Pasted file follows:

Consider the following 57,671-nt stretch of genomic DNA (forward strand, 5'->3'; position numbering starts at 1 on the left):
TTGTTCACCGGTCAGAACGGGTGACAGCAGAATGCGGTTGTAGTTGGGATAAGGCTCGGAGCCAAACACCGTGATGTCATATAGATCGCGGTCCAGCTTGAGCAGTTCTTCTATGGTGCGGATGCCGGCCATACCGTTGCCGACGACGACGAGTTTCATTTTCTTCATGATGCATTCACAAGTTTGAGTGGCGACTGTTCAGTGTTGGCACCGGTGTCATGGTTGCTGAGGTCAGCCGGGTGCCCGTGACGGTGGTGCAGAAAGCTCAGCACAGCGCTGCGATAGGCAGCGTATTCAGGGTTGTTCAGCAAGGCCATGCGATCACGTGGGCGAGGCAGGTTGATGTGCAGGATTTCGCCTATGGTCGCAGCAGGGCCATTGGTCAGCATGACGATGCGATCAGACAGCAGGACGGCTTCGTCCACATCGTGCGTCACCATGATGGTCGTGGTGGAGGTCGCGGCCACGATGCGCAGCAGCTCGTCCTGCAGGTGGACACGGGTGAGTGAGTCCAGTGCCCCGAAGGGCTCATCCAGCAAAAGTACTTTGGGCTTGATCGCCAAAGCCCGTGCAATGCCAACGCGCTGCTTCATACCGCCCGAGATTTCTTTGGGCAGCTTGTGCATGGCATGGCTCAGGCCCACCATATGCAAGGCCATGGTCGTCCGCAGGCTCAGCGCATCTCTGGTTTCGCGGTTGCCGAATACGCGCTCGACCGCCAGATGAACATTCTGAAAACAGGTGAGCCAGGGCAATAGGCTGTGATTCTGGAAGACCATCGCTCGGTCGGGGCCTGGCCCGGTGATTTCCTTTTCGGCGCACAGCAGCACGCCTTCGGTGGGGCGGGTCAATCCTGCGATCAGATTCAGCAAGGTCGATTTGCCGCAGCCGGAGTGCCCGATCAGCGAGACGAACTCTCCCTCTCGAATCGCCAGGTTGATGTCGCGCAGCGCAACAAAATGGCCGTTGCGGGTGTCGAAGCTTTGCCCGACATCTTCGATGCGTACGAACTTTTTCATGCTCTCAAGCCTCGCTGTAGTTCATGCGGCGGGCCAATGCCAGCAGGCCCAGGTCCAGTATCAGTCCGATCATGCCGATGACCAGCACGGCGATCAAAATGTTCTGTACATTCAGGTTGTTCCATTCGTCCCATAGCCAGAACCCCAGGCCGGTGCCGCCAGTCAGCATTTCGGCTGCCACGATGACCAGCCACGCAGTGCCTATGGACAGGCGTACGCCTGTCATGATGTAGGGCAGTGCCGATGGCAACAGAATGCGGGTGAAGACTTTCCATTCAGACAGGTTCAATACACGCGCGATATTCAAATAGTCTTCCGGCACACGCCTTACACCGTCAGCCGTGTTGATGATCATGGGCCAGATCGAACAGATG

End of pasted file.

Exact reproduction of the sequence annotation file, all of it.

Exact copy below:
Consider the following 57,671-nt stretch of genomic DNA (forward strand, 5'->3'; position numbering starts at 1 on the left):
TTGTTCACCGGTCAGAACGGGTGACAGCAGAATGCGGTTGTAGTTGGGATAAGGCTCGGAGCCAAACACCGTGATGTCATATAGATCGCGGTCCAGCTTGAGCAGTTCTTCTATGGTGCGGATGCCGGCCATACCGTTGCCGACGACGACGAGTTTCATTTTCTTCATGATGCATTCACAAGTTTGAGTGGCGACTGTTCAGTGTTGGCACCGGTGTCATGGTTGCTGAGGTCAGCCGGGTGCCCGTGACGGTGGTGCAGAAAGCTCAGCACAGCGCTGCGATAGGCAGCGTATTCAGGGTTGTTCAGCAAGGCCATGCGATCACGTGGGCGAGGCAGGTTGATGTGCAGGATTTCGCCTATGGTCGCAGCAGGGCCATTGGTCAGCATGACGATGCGATCAGACAGCAGGACGGCTTCGTCCACATCGTGCGTCACCATGATGGTCGTGGTGGAGGTCGCGGCCACGATGCGCAGCAGCTCGTCCTGCAGGTGGACACGGGTGAGTGAGTCCAGTGCCCCGAAGGGCTCATCCAGCAAAAGTACTTTGGGCTTGATCGCCAAAGCCCGTGCAATGCCAACGCGCTGCTTCATACCGCCCGAGATTTCTTTGGGCAGCTTGTGCATGGCATGGCTCAGGCCCACCATATGCAAGGCCATGGTCGTCCGCAGGCTCAGCGCATCTCTGGTTTCGCGGTTGCCGAATACGCGCTCGACCGCCAGATGAACATTCTGAAAACAGGTGAGCCAGGGCAATAGGCTGTGATTCTGGAAGACCATCGCTCGGTCGGGGCCTGGCCCGGTGATTTCCTTTTCGGCGCACAGCAGCACGCCTTCGGTGGGGCGGGTCAATCCTGCGATCAGATTCAGCAAGGTCGATTTGCCGCAGCCGGAGTGCCCGATCAGCGAGACGAACTCTCCCTCTCGAATCGCCAGGTTGATGTCGCGCAGCGCAACAAAATGGCCGTTGCGGGTGTCGAAGCTTTGCCCGACATCTTCGATGCGTACGAACTTTTTCATGCTCTCAAGCCTCGCTGTAGTTCATGCGGCGGGCCAATGCCAGCAGGCCCAGGTCCAGTATCAGTCCGATCATGCCGATGACCAGCACGGCGATCAAAATGTTCTGTACATTCAGGTTGTTCCATTCGTCCCATAGCCAGAACCCCAGGCCGGTGCCGCCAGTCAGCATTTCGGCTGCCACGATGACCAGCCACGCAGTGCCTATGGACAGGCGTACGCCTGTCATGATGTAGGGCAGTGCCGATGGCAACAGAATGCGGGTGAAGACTTTCCATTCAGACAGGTTCAATACACGCGCGATATTCAAATAGTCTTCCGGCACACGCCTTACACCGTCAGCCGTGTTGATGATCATGGGCCAGATCGAACAGATG